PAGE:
Search pogosticking is defined as going back and forth from a search engine results page (SERP) to individual search result destination sites. The behavior may indicate poor search results since the user hasn’t been satisfied by one or more of the SERP results.
Google and Yahoo are clearly using, or thinking about using, this metric as part of their search algorithm. It makes a lot of sense and could provide an important user-defined input for the algorithm as well as guard against potential over-optimization. As an aside, access to this human feedback mechanism may be one of the reasons why Google hasn’t been eager to pay a premium for Digg.
How would search pogosticking influence SEO?
A user is presented with search results based on a specific query. The engine captures what result you click on and whether you return to that SERP and click on subsequent results and/or refine your query. (They could even conceivably determine the time between each click as a proxy for satisfaction with that result. This would reduce the chances of penalizing results that did deliver value.) The information can be aggregated for each query and compared to average pogosticking behavior by SERP rank.
So, let’s say that for a specific query the engine sees that the current SERP has an abnormally high pogostick rate for the top ranked result. This information could then be fed back into the algorithm as a negative signal, thereby reducing its SERP rank in a future algorithm update. Obviously, it would have to be statistically above the average pogostick rate for that position to be flagged. However, I’m certain both Google and Yahoo have smart folks who can calculate when it reaches significance.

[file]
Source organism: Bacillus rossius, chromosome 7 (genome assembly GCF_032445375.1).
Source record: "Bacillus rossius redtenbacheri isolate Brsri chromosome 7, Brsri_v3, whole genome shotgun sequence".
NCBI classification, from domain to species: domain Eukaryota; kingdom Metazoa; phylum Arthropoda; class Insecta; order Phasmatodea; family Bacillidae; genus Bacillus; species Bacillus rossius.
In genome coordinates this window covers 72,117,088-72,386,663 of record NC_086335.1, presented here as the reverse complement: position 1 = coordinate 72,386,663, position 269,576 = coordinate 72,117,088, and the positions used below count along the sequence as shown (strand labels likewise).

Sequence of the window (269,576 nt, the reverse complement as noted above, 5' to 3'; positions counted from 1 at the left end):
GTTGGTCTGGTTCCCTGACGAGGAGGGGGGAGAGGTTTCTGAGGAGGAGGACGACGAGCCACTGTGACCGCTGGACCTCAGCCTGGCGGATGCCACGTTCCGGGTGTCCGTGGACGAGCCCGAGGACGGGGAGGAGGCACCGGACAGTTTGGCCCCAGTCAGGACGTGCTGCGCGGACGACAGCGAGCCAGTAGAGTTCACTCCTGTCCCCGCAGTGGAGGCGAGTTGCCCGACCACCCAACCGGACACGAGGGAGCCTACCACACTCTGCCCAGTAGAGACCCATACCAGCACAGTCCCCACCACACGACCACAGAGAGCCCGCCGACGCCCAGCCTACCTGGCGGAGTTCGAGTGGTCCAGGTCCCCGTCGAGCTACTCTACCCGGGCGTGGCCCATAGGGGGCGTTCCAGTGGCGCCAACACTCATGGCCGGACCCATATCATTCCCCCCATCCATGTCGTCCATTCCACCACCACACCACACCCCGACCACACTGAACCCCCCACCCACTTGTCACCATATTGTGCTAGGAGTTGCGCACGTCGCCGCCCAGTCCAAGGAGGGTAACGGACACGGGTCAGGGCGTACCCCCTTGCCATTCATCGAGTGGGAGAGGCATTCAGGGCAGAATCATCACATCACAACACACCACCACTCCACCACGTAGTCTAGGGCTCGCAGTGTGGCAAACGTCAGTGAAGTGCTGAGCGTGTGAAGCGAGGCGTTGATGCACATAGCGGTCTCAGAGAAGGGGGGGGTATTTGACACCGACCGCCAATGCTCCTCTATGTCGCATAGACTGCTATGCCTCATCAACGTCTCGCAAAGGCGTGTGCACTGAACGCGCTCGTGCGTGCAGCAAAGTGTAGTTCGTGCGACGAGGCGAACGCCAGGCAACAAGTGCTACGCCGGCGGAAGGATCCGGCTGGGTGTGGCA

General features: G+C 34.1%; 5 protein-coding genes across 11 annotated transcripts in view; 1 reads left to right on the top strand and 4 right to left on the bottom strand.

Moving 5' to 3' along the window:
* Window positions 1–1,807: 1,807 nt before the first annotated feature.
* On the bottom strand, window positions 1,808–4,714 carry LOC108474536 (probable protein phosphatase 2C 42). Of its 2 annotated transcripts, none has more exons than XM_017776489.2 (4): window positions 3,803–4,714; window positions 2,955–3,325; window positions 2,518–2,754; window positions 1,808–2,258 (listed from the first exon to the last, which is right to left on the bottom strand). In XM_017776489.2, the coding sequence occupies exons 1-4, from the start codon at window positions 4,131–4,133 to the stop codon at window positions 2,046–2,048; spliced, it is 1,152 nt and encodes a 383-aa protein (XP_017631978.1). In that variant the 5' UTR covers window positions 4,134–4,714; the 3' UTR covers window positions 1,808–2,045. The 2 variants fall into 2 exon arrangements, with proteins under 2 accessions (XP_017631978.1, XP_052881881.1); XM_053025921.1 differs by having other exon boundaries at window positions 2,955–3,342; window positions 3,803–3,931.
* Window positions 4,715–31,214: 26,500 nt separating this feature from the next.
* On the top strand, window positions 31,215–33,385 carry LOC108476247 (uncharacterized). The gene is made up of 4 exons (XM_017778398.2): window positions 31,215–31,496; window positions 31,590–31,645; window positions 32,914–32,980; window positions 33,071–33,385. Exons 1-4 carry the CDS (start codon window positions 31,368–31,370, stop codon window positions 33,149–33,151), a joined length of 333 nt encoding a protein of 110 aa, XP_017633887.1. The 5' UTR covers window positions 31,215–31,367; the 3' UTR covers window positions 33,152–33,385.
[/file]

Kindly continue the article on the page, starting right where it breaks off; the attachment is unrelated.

Does search pogosticking sound far fetched?
It shouldn’t. Do a Google search and look at the page source. You’ll see something like the following next to each search result.
The ‘res’ likely stands for result and the next parameter is the actual rank for that result on that page. More information on this rewrite and tracking behavior can be found at searchlores and blogmal.
Even without this technical knowledge it should be obvious they’re doing something like this if they’re providing users with customized search results. I’m not sure the ability to provide custom or personalized results is the true aim, but makes the collection of this information more palatable for many users.
How can I track pogosticking?
You can’t know for sure whether a user is pogosticking. Bounce rate can sometimes be a good indication, but there are instances where query intent is satisfied and a high bounce rate is the expected result. Many Q&A sites meet this criteria.
The best course of action is to review pages with high bounce rates and make certain you’re matching query intent and delivering value to those users. Post-click SEO is going to become a larger part of the equation, bluring the line between SEO and traditional design and UI.